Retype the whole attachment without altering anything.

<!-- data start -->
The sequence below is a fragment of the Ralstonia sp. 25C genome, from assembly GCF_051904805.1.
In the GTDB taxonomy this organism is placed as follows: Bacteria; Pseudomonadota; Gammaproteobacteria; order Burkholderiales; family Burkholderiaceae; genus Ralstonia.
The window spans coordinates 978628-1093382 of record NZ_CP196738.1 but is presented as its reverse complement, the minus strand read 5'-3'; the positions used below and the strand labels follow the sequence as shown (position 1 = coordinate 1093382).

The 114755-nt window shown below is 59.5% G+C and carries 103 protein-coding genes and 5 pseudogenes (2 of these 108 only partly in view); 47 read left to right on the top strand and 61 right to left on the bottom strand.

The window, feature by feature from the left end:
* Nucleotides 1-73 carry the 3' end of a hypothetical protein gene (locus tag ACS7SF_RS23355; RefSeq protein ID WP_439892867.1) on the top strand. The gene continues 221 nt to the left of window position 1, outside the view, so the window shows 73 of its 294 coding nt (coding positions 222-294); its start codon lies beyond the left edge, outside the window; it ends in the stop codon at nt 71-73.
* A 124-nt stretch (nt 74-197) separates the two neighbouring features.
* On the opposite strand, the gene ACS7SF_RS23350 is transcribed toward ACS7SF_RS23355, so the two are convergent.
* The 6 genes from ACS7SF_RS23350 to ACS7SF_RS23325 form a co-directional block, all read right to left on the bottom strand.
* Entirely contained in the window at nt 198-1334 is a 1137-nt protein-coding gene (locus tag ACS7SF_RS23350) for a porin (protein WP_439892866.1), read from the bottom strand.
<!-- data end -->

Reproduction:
The sequence below is a fragment of the Ralstonia sp. 25C genome, from assembly GCF_051904805.1.
In the GTDB taxonomy this organism is placed as follows: Bacteria; Pseudomonadota; Gammaproteobacteria; order Burkholderiales; family Burkholderiaceae; genus Ralstonia.
The window spans coordinates 978628-1093382 of record NZ_CP196738.1 but is presented as its reverse complement, the minus strand read 5'-3'; the positions used below and the strand labels follow the sequence as shown (position 1 = coordinate 1093382).

The 114755-nt window shown below is 59.5% G+C and carries 103 protein-coding genes and 5 pseudogenes (2 of these 108 only partly in view); 47 read left to right on the top strand and 61 right to left on the bottom strand.

The window, feature by feature from the left end:
* Nucleotides 1-73 carry the 3' end of a hypothetical protein gene (locus tag ACS7SF_RS23355; RefSeq protein ID WP_439892867.1) on the top strand. The gene continues 221 nt to the left of window position 1, outside the view, so the window shows 73 of its 294 coding nt (coding positions 222-294); its start codon lies beyond the left edge, outside the window; it ends in the stop codon at nt 71-73.
* A 124-nt stretch (nt 74-197) separates the two neighbouring features.
* On the opposite strand, the gene ACS7SF_RS23350 is transcribed toward ACS7SF_RS23355, so the two are convergent.
* The 6 genes from ACS7SF_RS23350 to ACS7SF_RS23325 form a co-directional block, all read right to left on the bottom strand.
* Entirely contained in the window at nt 198-1334 is a 1137-nt protein-coding gene (locus tag ACS7SF_RS23350) for a porin (protein WP_439892866.1), read from the bottom strand.